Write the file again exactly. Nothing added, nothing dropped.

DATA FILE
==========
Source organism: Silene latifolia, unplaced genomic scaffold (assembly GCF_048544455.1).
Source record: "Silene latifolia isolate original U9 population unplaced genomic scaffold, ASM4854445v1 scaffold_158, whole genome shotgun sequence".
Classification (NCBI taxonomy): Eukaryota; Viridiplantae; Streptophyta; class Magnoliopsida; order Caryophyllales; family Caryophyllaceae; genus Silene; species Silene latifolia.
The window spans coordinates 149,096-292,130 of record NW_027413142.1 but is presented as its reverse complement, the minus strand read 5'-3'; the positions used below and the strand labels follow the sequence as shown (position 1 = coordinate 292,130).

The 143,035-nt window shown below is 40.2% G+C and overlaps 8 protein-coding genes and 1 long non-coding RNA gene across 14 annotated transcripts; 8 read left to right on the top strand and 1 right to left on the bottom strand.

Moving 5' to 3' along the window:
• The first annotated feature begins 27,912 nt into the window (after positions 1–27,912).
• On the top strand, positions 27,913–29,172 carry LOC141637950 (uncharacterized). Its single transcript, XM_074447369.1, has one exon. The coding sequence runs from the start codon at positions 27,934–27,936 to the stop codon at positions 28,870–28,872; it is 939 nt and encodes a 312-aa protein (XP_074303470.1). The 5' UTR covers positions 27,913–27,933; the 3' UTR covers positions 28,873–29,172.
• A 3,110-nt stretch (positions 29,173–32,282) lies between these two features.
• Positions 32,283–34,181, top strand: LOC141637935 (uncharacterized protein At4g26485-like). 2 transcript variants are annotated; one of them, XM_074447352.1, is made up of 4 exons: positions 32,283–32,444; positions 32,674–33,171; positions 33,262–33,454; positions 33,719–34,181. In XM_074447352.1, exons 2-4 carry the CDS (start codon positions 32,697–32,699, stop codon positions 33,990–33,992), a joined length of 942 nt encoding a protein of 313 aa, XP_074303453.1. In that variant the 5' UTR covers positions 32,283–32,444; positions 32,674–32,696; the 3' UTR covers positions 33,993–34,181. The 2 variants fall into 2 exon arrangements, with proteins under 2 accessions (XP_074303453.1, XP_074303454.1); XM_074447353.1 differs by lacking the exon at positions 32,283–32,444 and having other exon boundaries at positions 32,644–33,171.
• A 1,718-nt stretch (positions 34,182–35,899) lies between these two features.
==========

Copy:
Source organism: Silene latifolia, unplaced genomic scaffold (assembly GCF_048544455.1).
Source record: "Silene latifolia isolate original U9 population unplaced genomic scaffold, ASM4854445v1 scaffold_158, whole genome shotgun sequence".
Classification (NCBI taxonomy): Eukaryota; Viridiplantae; Streptophyta; class Magnoliopsida; order Caryophyllales; family Caryophyllaceae; genus Silene; species Silene latifolia.
The window spans coordinates 149,096-292,130 of record NW_027413142.1 but is presented as its reverse complement, the minus strand read 5'-3'; the positions used below and the strand labels follow the sequence as shown (position 1 = coordinate 292,130).

The 143,035-nt window shown below is 40.2% G+C and overlaps 8 protein-coding genes and 1 long non-coding RNA gene across 14 annotated transcripts; 8 read left to right on the top strand and 1 right to left on the bottom strand.

Moving 5' to 3' along the window:
• The first annotated feature begins 27,912 nt into the window (after positions 1–27,912).
• On the top strand, positions 27,913–29,172 carry LOC141637950 (uncharacterized). Its single transcript, XM_074447369.1, has one exon. The coding sequence runs from the start codon at positions 27,934–27,936 to the stop codon at positions 28,870–28,872; it is 939 nt and encodes a 312-aa protein (XP_074303470.1). The 5' UTR covers positions 27,913–27,933; the 3' UTR covers positions 28,873–29,172.
• A 3,110-nt stretch (positions 29,173–32,282) lies between these two features.
• Positions 32,283–34,181, top strand: LOC141637935 (uncharacterized protein At4g26485-like). 2 transcript variants are annotated; one of them, XM_074447352.1, is made up of 4 exons: positions 32,283–32,444; positions 32,674–33,171; positions 33,262–33,454; positions 33,719–34,181. In XM_074447352.1, exons 2-4 carry the CDS (start codon positions 32,697–32,699, stop codon positions 33,990–33,992), a joined length of 942 nt encoding a protein of 313 aa, XP_074303453.1. In that variant the 5' UTR covers positions 32,283–32,444; positions 32,674–32,696; the 3' UTR covers positions 33,993–34,181. The 2 variants fall into 2 exon arrangements, with proteins under 2 accessions (XP_074303453.1, XP_074303454.1); XM_074447353.1 differs by lacking the exon at positions 32,283–32,444 and having other exon boundaries at positions 32,644–33,171.
• A 1,718-nt stretch (positions 34,182–35,899) lies between these two features.